North of Svalbard, 2 August
After a week of traveling on open water, we have finally reached the ice edge just north of Svalbard! At Oden, the preparations are constantly ongoing before we enter the ice. The researchers unpack their equipment and do test experiments to see that everything works as it should. Some items may need to be repaired or manufactured on the boat. Niklas Vestin, for example, had to weld a frame to hold cameras that go down to the seabed (picture 1). If the weather allows, the helicopter will take its first turn out towards the ice today and now the blades are in place (picture 2).
Focus on safety
Yesterday we had a fire drill with evacuation of the boat and when the alarm sounds, everyone should go to the gathering place to be counted (picture 3). Safety is very important and there are great risks in making a polar expedition and working with sampling on the ice. You can fall into icy water, a polar bear may come, or fog can make it difficult to find your way back to the vessel. To minimize the risks, we have had reviews of work steps that are particularly risky for the researchers, such as ice work, uptake of bottom sediments and work with heavy measuring equipment.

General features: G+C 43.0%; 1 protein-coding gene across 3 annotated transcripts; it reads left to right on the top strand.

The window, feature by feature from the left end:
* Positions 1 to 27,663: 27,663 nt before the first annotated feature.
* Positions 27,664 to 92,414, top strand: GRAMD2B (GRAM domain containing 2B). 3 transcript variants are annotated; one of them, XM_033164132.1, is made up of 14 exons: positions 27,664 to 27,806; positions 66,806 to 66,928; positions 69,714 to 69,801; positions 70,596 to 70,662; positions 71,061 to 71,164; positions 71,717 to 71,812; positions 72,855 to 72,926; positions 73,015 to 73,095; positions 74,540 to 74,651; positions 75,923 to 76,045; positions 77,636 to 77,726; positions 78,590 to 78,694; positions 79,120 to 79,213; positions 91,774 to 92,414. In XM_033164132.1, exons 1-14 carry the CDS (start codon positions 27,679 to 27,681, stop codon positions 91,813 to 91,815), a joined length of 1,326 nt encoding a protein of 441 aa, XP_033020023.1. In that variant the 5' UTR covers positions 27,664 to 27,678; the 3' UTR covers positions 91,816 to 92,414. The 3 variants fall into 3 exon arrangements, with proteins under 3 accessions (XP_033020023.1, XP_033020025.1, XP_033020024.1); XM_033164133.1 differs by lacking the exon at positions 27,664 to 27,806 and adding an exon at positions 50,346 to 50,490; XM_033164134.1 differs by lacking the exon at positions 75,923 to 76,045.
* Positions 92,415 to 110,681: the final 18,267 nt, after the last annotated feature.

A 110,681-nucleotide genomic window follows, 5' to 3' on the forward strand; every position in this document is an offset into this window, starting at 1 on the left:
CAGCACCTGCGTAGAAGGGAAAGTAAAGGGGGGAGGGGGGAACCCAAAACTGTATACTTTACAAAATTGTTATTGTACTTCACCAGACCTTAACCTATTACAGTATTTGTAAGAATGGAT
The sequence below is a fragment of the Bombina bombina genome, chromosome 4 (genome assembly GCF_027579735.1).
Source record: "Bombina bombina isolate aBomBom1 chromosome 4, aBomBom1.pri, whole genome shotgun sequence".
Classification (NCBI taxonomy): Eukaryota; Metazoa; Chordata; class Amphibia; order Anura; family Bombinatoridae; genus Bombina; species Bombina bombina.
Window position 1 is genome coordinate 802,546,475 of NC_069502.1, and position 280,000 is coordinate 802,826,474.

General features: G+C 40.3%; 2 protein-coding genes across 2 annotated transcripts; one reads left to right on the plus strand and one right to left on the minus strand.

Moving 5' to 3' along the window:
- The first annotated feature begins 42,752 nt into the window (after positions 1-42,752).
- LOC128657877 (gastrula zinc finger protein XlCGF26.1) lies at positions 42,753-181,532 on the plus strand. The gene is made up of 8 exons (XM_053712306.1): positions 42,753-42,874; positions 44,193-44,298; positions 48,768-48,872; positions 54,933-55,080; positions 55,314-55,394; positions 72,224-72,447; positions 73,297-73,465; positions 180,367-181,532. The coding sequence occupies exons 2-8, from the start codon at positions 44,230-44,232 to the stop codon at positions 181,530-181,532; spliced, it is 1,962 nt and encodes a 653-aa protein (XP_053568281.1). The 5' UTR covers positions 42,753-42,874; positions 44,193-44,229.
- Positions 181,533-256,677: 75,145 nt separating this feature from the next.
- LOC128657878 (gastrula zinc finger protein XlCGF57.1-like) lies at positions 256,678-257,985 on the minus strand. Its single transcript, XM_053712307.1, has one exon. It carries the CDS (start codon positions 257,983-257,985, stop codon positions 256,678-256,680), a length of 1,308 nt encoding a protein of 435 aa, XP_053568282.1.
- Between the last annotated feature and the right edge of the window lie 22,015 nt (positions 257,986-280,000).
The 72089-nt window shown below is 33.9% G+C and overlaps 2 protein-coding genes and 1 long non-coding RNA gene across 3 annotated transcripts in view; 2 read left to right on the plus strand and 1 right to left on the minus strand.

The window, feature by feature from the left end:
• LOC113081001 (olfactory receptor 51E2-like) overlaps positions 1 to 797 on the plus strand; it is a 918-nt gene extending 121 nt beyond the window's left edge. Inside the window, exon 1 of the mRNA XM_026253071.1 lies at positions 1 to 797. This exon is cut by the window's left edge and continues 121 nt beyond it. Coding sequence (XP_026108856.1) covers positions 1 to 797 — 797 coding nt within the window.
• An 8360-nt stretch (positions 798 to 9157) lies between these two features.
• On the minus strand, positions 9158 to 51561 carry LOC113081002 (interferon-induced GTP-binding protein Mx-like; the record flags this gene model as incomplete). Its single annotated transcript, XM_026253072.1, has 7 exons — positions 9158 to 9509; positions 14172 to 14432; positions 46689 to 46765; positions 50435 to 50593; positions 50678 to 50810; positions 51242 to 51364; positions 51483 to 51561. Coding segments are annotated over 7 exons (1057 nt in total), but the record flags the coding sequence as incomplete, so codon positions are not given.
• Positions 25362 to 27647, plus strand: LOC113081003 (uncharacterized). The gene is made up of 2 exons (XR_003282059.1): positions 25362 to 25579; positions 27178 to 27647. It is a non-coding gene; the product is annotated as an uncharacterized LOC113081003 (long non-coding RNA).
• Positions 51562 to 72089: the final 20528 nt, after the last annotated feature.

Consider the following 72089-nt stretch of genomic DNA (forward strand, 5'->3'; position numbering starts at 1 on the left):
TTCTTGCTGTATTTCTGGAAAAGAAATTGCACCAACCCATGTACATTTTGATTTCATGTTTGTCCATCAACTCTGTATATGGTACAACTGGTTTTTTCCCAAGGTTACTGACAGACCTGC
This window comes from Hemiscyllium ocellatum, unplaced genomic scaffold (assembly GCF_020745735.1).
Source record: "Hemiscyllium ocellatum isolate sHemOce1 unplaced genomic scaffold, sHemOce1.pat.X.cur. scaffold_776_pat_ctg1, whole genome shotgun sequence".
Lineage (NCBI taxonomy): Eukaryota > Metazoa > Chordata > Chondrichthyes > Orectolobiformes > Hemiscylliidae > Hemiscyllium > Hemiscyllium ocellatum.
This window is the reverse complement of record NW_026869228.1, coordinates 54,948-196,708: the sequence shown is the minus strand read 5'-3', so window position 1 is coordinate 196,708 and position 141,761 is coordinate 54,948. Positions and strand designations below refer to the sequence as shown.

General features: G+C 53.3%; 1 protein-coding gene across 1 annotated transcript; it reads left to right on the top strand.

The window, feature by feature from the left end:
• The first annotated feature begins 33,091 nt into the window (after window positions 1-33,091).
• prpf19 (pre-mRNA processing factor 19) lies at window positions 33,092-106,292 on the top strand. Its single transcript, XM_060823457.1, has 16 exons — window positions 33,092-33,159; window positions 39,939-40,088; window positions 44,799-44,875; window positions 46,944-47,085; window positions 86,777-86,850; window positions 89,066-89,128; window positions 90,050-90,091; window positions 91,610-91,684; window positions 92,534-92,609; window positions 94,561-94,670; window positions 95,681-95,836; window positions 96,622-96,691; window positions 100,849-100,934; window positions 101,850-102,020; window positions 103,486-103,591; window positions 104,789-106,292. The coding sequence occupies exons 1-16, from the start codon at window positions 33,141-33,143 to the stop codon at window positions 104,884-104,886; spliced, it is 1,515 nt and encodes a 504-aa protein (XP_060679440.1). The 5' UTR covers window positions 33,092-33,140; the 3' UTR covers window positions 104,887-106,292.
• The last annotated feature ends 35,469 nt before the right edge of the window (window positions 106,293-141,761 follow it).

Now the first weather balloon has been sent up to make measurements and new balloons will be sent every six hours during the entire expedition (picture 4). Today we are in the ice on our journey to the North Pole (pictures 5 and 6) and will start with the expedition's first sampling, station 1.
Text by: Maria Samuelsson, expedition coordinator